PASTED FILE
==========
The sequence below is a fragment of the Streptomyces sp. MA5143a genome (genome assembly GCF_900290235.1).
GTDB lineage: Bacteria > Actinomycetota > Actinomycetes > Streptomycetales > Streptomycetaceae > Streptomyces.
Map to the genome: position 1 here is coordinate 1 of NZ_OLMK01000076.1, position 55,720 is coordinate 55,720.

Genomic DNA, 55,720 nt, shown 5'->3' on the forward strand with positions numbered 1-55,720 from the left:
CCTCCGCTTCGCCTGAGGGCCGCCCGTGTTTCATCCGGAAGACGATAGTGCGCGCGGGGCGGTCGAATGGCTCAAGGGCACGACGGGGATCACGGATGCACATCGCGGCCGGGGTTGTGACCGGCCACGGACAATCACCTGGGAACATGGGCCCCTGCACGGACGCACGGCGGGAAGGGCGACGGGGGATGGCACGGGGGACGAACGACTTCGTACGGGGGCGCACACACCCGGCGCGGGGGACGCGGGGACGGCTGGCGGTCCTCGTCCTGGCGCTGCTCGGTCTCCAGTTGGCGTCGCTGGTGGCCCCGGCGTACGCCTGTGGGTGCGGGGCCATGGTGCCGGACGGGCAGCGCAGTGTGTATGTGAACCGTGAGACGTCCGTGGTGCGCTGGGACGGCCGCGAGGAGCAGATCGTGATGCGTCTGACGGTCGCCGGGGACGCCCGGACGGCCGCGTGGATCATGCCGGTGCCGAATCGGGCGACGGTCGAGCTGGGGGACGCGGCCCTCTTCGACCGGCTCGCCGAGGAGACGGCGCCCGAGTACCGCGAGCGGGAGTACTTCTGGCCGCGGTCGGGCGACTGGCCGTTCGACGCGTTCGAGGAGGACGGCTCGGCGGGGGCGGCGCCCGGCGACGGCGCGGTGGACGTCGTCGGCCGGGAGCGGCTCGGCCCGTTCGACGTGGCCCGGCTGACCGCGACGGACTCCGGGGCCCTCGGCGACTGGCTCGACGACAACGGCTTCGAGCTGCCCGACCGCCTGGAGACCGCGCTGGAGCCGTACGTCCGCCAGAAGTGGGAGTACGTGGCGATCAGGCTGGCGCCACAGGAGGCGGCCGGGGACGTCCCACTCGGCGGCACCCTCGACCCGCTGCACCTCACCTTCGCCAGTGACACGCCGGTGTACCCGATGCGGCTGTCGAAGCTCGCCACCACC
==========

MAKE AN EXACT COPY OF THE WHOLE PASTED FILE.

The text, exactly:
The sequence below is a fragment of the Streptomyces sp. MA5143a genome (genome assembly GCF_900290235.1).
GTDB lineage: Bacteria > Actinomycetota > Actinomycetes > Streptomycetales > Streptomycetaceae > Streptomyces.
Map to the genome: position 1 here is coordinate 1 of NZ_OLMK01000076.1, position 55,720 is coordinate 55,720.

Genomic DNA, 55,720 nt, shown 5'->3' on the forward strand with positions numbered 1-55,720 from the left:
CCTCCGCTTCGCCTGAGGGCCGCCCGTGTTTCATCCGGAAGACGATAGTGCGCGCGGGGCGGTCGAATGGCTCAAGGGCACGACGGGGATCACGGATGCACATCGCGGCCGGGGTTGTGACCGGCCACGGACAATCACCTGGGAACATGGGCCCCTGCACGGACGCACGGCGGGAAGGGCGACGGGGGATGGCACGGGGGACGAACGACTTCGTACGGGGGCGCACACACCCGGCGCGGGGGACGCGGGGACGGCTGGCGGTCCTCGTCCTGGCGCTGCTCGGTCTCCAGTTGGCGTCGCTGGTGGCCCCGGCGTACGCCTGTGGGTGCGGGGCCATGGTGCCGGACGGGCAGCGCAGTGTGTATGTGAACCGTGAGACGTCCGTGGTGCGCTGGGACGGCCGCGAGGAGCAGATCGTGATGCGTCTGACGGTCGCCGGGGACGCCCGGACGGCCGCGTGGATCATGCCGGTGCCGAATCGGGCGACGGTCGAGCTGGGGGACGCGGCCCTCTTCGACCGGCTCGCCGAGGAGACGGCGCCCGAGTACCGCGAGCGGGAGTACTTCTGGCCGCGGTCGGGCGACTGGCCGTTCGACGCGTTCGAGGAGGACGGCTCGGCGGGGGCGGCGCCCGGCGACGGCGCGGTGGACGTCGTCGGCCGGGAGCGGCTCGGCCCGTTCGACGTGGCCCGGCTGACCGCGACGGACTCCGGGGCCCTCGGCGACTGGCTCGACGACAACGGCTTCGAGCTGCCCGACCGCCTGGAGACCGCGCTGGAGCCGTACGTCCGCCAGAAGTGGGAGTACGTGGCGATCAGGCTGGCGCCACAGGAGGCGGCCGGGGACGTCCCACTCGGCGGCACCCTCGACCCGCTGCACCTCACCTTCGCCAGTGACACGCCGGTGTACCCGATGCGGCTGTCGAAGCTCGCCACCACC